Howard J Watt, John Archer & Guillermo Quintero, SAExploration
The economic realities of unstable commodity pricing have applied increasing pressure on acquisition geophysicists to produce more with less. The optimization of survey design for increasingly diverse and demanding geologic objectives is now commonplace. Many projects are complicated by environmental, operational and geologic encumbrances. The utilization of new acquisition geometries, methods and processing tools are paramount in addressing these issues. The application of two such methods, Dispersed Source Arrays and Compressive Seismic Imaging will be reviewed.
Since 2014, SAExploration and Geokinetics have acquired several onshore surveys utilizing either dispersed source arrays (Symphony®) or compressive seismic imaging. Initial trials utilizing Symphony® focused on the ability to efficiently acquire a data set with what we would define as “Ultra-Low” frequencies or those less than 3 Hz. Previous projects, depending on the geographic area, typically had starting frequencies between 5 and 10 Hz. Decreasing the start frequency to 1.5 Hz can come at considerable cost due to limitations in vibrator performance (Winter et al., 2014). Figure 1 illustrates the increase in sweep time required to compensate for the reduction in drive level needed to mitigate damage to the vibrator (Dean et al., 2016). Considering the spatial sampling requirements of “Ultra-Low” frequencies are less than those at higher frequencies (Bell et al., 2015), we can take advantage of the fact that historical design geometries typically over sample the low to mid-range frequencies and redistribute that effort or sweep time as shown in Figure 2 (Archer et al., 2018). Subsequent projects investigated an additional means of reducing the need for increased sweep time by the coordinated combination of single vibrator fleets. This increase in bandwidth (low frequencies) provides many benefits, however it also introduces certain challenges such as ensuring slow velocity surface waves are properly sampled (Denis et al., 2013).
The balance between economic and equipment considerations have typically influenced or constrained our ability to improve sampling. Since the mid to late nineties, vibroseis operations have benefitted from the introduction of methods such as slip sweep (Rozemond et al., 1996) and subsequently Independent Simultaneous Sweeping (Howe et al., 2008). The adoption of these Source Driven Shooting (SDS) methods resulted in a shift where the acquisition geophysicist looks at tighter source geometries, single vibrator fleets and considers designs based on “energy per unit area”. Meunier discusses this subject in his 2011 Distinguished Instructor Short Course. The practical introduction of compressive seismic imaging for land seismic data acquisition by ConocoPhillips (Mosher et al., 2017) has led to several other companies use of the method to further improve sampling. It’s application can have a significant impact on addressing initial processing, migration and gather analysis (Millis, 2018).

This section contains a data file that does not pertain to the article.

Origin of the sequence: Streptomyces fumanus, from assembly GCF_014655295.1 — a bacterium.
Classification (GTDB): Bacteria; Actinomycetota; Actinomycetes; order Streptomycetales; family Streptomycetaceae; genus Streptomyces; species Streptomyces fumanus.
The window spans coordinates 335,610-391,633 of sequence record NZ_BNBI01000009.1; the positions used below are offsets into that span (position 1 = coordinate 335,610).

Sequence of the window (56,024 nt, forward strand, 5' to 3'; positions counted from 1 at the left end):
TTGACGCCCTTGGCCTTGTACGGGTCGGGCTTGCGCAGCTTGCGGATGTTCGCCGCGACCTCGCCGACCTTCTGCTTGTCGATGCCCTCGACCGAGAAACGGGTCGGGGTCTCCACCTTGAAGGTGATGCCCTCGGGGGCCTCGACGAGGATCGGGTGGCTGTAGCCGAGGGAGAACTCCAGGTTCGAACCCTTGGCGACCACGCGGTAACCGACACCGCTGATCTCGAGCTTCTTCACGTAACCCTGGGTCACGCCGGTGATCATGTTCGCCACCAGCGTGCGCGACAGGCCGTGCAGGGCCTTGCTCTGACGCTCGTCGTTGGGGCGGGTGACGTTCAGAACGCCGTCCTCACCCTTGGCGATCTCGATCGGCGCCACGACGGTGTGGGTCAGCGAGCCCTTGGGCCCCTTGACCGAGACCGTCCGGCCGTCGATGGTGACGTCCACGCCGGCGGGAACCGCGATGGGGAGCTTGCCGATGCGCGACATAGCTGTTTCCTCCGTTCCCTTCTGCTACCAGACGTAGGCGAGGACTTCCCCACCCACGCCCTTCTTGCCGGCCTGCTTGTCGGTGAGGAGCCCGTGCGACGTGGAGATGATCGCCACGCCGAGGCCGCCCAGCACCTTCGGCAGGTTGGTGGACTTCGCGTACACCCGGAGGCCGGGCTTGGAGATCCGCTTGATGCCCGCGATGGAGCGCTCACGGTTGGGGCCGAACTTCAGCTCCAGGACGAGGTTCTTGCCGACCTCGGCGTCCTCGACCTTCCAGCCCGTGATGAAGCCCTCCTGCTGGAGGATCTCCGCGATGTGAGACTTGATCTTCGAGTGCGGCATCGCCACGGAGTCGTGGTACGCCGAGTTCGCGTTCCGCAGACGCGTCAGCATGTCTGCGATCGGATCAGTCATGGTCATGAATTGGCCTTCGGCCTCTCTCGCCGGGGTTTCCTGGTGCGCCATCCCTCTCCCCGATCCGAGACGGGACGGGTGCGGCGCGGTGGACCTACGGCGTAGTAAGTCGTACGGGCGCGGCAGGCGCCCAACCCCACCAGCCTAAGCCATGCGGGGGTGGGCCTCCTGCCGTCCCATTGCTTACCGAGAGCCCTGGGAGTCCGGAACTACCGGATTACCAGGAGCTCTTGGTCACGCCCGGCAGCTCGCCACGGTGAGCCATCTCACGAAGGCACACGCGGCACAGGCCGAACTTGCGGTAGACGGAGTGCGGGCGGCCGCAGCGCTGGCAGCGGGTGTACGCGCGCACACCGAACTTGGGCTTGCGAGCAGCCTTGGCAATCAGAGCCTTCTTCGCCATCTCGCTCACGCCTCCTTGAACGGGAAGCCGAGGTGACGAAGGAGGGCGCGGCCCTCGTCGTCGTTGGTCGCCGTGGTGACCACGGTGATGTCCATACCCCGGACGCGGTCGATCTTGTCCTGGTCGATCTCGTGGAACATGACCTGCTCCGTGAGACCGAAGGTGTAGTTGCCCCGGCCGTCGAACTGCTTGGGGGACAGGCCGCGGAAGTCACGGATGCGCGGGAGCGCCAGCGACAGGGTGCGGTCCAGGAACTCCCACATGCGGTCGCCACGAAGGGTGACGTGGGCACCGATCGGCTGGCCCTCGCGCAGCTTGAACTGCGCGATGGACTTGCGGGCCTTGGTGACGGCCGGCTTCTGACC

Insights and lessons learned
Recent North American project designs routinely show an uplift in source density of 4 times through the utilization of SDS and an increase in bandwidth of approximately 2 octaves with the introduction of custom low dwell sweeps. In addition, Non-Uniform Optimized Sampling (NUOS) and subsequent CSI reconstruction (Mosher et al., 2012) have further improved the trace density by an additional 2 to 4 times. After reconstruction, the trace density of a typical project is over 53M traces/mi2 (>20.4M/km2). As one would expect, there are many benefits with these design improvements however, we still need to be mindful of the wavefield we are recording. We will look at the Symphony® method and examples of its ability to efficiently acquire high trace density broadband data. We will also discuss reconstruction including examples of the benefits with respect to noise analysis and consider some limitations. As with any new technology there are various motivations when companies look at implementation, some good, some not so much. Careful consideration of the environmental, operational and geologic objectives needs to be taken when deciding which method or combination of methods is most appropriate.